A People's Theory of Change
I was inspired by the latest session of Praxis' workshop on participatory monitoring and evaluation. We discussed using cause and effect diagrams, including one of my favourites - the solution tree.
I've created a three-step series of workshops on building 'A People's Theory of Change', embedding participatory and community-led ideas at each stage.
Looking at our projects, contributions to change, root causes, and solutions trees and finding a way to combine them all gives us multiple sources of information on which to base our project.
Gathering insights from various sources also broadens the scope of accountability and leadership in our project, and we're looking to others to help us work towards change.
Rather than the implementers being the only ones diagnosing the issue and finding a solution, working with a community-led approach helps us see what they would prioritise as a key strategy.
Looking at what's important from a root cause analysis perspective helps us look beyond our project towards comprehensive interventions that can help solve the issues - including other actors and groups of people who can help you get there.
In this way, it's a great fit for a Theory of Change since it's a broader, birds-eye view of the 'world peace' vision rather than a Results Framework that looks more at the specific project/programme and in a more linear pathway to change.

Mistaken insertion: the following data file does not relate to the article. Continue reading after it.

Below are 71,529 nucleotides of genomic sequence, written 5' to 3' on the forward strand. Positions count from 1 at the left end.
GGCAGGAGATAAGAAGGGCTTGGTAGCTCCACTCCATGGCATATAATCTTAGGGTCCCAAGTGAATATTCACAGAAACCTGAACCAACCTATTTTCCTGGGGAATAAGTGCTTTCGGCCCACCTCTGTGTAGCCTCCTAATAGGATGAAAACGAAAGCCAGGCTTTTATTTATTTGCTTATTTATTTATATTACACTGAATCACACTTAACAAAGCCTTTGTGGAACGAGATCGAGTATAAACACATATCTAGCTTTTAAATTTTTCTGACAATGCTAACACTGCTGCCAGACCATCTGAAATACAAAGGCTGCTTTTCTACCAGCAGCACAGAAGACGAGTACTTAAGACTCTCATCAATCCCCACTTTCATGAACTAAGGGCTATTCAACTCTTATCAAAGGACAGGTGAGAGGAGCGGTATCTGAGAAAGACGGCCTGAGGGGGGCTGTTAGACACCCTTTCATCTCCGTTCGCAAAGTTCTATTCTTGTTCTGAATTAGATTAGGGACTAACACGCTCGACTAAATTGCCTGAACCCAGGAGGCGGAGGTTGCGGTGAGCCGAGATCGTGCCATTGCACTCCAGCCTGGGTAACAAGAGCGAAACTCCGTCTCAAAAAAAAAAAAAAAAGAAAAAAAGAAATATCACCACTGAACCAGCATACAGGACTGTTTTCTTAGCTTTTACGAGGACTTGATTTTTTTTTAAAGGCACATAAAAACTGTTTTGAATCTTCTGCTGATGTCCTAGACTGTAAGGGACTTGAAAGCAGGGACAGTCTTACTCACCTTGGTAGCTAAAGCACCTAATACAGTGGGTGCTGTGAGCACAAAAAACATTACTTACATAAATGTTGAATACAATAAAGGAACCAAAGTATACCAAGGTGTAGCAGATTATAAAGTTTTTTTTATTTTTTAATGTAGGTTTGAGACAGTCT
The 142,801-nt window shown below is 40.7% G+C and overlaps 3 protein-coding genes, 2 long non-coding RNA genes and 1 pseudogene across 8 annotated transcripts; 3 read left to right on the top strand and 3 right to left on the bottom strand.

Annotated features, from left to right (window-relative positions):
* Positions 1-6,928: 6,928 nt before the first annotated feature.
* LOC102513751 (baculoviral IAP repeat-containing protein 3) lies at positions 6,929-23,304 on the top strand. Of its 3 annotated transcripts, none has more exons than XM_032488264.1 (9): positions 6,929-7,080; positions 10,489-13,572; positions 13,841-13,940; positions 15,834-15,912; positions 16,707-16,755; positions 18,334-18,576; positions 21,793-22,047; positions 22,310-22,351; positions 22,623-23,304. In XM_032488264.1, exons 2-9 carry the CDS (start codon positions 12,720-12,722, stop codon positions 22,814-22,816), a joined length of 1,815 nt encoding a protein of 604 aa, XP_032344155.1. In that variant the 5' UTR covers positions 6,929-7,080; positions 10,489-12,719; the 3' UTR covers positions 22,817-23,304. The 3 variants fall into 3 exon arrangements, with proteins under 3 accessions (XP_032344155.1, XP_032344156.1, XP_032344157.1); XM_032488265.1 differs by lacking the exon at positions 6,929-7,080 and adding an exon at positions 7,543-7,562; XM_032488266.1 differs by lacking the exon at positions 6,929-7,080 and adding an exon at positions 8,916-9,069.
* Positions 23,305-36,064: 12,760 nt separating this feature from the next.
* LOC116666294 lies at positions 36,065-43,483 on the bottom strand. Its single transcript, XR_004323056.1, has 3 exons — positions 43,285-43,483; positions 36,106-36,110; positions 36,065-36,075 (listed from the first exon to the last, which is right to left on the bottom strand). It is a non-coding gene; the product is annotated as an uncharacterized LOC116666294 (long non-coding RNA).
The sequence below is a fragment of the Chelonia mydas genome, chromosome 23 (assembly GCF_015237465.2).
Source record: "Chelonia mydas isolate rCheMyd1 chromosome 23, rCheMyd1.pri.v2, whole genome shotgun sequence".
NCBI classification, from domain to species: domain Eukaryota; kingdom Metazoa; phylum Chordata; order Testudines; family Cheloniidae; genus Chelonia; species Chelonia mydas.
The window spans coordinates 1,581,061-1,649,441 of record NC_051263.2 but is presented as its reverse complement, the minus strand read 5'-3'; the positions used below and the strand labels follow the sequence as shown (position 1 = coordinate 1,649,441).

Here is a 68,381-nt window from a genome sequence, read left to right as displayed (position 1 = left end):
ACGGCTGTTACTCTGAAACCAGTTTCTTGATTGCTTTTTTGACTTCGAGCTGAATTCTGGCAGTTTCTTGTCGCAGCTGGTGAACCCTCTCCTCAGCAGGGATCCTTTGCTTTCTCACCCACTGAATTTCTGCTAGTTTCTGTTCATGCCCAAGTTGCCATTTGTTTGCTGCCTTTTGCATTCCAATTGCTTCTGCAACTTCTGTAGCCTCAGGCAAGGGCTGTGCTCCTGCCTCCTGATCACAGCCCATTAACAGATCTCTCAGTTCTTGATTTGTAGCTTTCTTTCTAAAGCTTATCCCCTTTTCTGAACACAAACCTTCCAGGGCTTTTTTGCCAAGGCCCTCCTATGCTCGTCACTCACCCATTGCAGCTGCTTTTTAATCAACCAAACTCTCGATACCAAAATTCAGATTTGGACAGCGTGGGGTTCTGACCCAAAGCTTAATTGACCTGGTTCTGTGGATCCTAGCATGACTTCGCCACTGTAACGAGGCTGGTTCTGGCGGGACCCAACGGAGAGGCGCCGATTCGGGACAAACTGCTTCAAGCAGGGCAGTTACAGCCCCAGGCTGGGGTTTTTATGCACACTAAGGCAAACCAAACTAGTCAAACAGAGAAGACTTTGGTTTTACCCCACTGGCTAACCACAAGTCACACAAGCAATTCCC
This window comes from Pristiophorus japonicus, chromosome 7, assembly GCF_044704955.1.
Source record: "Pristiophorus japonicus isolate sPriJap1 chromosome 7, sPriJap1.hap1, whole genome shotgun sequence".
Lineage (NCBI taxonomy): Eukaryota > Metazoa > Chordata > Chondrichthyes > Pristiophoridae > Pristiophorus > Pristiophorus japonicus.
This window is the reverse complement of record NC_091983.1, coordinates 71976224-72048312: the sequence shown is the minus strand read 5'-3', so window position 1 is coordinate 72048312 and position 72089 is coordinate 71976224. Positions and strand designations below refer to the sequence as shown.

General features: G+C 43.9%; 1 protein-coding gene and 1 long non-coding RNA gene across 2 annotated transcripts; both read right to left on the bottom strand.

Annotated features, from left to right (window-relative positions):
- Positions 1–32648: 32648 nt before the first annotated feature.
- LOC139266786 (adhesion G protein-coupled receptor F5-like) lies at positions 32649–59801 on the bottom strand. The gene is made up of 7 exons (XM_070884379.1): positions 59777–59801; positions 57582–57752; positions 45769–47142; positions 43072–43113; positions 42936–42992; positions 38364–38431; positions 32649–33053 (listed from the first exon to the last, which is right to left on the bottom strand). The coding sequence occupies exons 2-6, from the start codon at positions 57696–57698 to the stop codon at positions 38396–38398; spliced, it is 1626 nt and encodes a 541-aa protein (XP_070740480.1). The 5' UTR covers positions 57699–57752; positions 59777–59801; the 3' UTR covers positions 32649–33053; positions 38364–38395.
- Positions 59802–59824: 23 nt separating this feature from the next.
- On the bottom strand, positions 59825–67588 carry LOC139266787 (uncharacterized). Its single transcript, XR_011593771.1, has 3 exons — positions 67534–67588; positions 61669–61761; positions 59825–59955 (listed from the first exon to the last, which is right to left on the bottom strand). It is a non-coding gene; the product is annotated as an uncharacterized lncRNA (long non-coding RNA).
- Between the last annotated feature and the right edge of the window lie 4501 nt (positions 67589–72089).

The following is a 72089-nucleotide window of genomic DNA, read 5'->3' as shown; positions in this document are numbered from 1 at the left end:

It helps us look at various causes and root issues, and we can see whether our work is helping to address one or many causes.
Often, one group designs the project, another implements it, and another group of people is directly affected by it. Bringing them all together allows these groups of people to look at shared ideas and opportunities to work together better.
A solutions tree that comes from the community helps facilitate discussions about each problem and how it could be addressed. It also provides recommendations for what they want to see to solve the issues, getting closer to a community/people's-led theory of change.
We can also look beyond the scope of our work and at the macro level to learn more about how our work plays out in the policy sphere, for example. This may inspire the next project or help us find other groups that are working in our area of interest, possibly one we could partner with.
Let's discuss how we can build a People's Theory of Change! There is a multitude of applications, as you can see! I've prepared a series of workshops on this, designed with your project, context, sociocultural norms, and community in mind.
Here's an outline of the programme and the steps we'd take to get there.